Surveys highlight decline of mainline Christianity

Surveys highlight decline of mainline Christianity

Michael Gilchrist

The weakening impact of Australian mainline Christianity on its membership and on the wider community - evident enough from personal observation - is confirmed by recent Catholic and Anglican research.

The Anglican Church faces the same problems of a decline in belief and practice as Catholicism, as a recent piece of research, the 1992 publication of the Anglican General Synod Office: Report to the Bishops' Conference, by Margaret Rodgers, confirms. This report concentrates on statistics of Anglican Baptisms and Admissions to Holy Communion and Confirmation between 1980-1990. The author concludes: "... we are ministering to a decreasing number of people and our Church is becoming a less significant spiritual force in the life of the community."

The Anglican Report shows a decline in Baptisms between 1980-1990 from 18,389 to 15,583 in 14 dioceses, which extends a similar decline between 1963-1973 in three other larger dioceses. The decline in Admissions to Confirmation in the same 14 dioceses - more significant, since this reveals a fall-away by young people - was steeper over that period, from 8,861 to 4,412, and followed a similar decline in the three large dioceses, 1963-1973, from 13,134 to 7,676. Marriage figures for 1985-1990 showed that barely half Anglicans marry in an Anglican church.

Given the pattern in the American Evangelical Church, with the loss of one-third of its membership since the 1970s, a similar advent of women's ordination in Australian Anglicanism will simply hasten the downward trend.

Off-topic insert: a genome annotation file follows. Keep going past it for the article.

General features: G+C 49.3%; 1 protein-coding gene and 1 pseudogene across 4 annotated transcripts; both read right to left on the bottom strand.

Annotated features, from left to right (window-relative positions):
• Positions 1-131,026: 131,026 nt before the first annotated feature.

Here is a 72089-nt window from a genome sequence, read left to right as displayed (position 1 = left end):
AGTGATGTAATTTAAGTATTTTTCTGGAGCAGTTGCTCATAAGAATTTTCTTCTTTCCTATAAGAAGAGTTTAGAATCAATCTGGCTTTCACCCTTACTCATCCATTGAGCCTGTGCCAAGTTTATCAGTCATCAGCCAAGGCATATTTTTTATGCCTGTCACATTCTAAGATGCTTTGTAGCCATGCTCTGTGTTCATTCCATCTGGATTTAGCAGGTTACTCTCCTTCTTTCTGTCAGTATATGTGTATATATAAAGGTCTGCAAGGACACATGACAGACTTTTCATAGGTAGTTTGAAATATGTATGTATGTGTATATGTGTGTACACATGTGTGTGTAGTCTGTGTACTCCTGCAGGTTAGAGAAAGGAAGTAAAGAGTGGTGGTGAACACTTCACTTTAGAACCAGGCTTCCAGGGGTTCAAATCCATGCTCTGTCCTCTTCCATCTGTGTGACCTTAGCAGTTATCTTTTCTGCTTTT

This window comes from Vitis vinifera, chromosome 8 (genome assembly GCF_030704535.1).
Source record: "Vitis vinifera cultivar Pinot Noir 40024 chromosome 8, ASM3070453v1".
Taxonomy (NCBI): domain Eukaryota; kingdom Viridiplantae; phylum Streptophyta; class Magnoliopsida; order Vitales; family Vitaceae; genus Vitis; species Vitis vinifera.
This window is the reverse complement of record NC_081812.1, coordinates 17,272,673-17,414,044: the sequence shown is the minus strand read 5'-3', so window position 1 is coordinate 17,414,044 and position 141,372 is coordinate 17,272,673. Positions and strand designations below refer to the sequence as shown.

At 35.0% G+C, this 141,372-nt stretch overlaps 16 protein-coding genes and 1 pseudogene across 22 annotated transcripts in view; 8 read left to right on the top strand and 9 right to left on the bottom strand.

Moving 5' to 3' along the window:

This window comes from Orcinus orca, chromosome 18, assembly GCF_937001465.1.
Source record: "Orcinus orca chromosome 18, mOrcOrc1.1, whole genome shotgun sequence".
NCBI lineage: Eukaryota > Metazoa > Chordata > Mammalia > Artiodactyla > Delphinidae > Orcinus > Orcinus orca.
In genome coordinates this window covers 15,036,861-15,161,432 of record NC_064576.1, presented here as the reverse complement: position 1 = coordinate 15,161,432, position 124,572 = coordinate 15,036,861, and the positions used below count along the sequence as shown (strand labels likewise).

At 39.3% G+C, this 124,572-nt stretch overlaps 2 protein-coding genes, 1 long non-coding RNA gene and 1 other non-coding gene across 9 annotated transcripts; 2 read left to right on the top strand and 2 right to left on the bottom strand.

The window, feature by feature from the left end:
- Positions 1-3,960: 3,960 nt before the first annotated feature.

The parallel condition of Australian Catholicism was highlighted by a headline, "Convent girls know little of Christianity", to a report in the Adelaide Advertiser of May 19,1992, which referred to a recently published study of Catholic girls in Sydney schools. The Catholic statistical survey and analysis, published under the title Sponsoring Faith in Adolescence (E.J. Dwyer, 1992, Sydney, RRP $29.95, 314pp), was prepared by Sr Carmel Leavey O.P., Margaret Hetherton, Sr Mary Britt O.P. and Sr Rosalie O'Neill RSJ. Sr Carmel Leavey, along with Br Marcellin Flynn, has long been justly respected for her scholarly research into the changing beliefs and practices of Catholic students since the early 1970s.

Fr Tom Doyle, Director of the Catholic Education Office, Victoria, admits in his Preface to Sponsoring Faith that "readers may find the authors' conclusions disturbing" while the authors conclude that "our measures reveal a religious profile ... which does not provide much consolation." The study in question surveyed 266 Catholic girls at three Sydney schools, (two Catholic and one Government), representing an approximate socio-economic and ethnic cross-section of the overall Catholic school population. The study found, for example, that:

  • 77% affirm at least a tentative belief in God and Jesus;
  • 57-58% describe themselves as religious or say they have some intention of modelling their lives on the teaching and example of Christ;
  • 35% have a "Positive" self-estimate of their understanding of "the Christian story";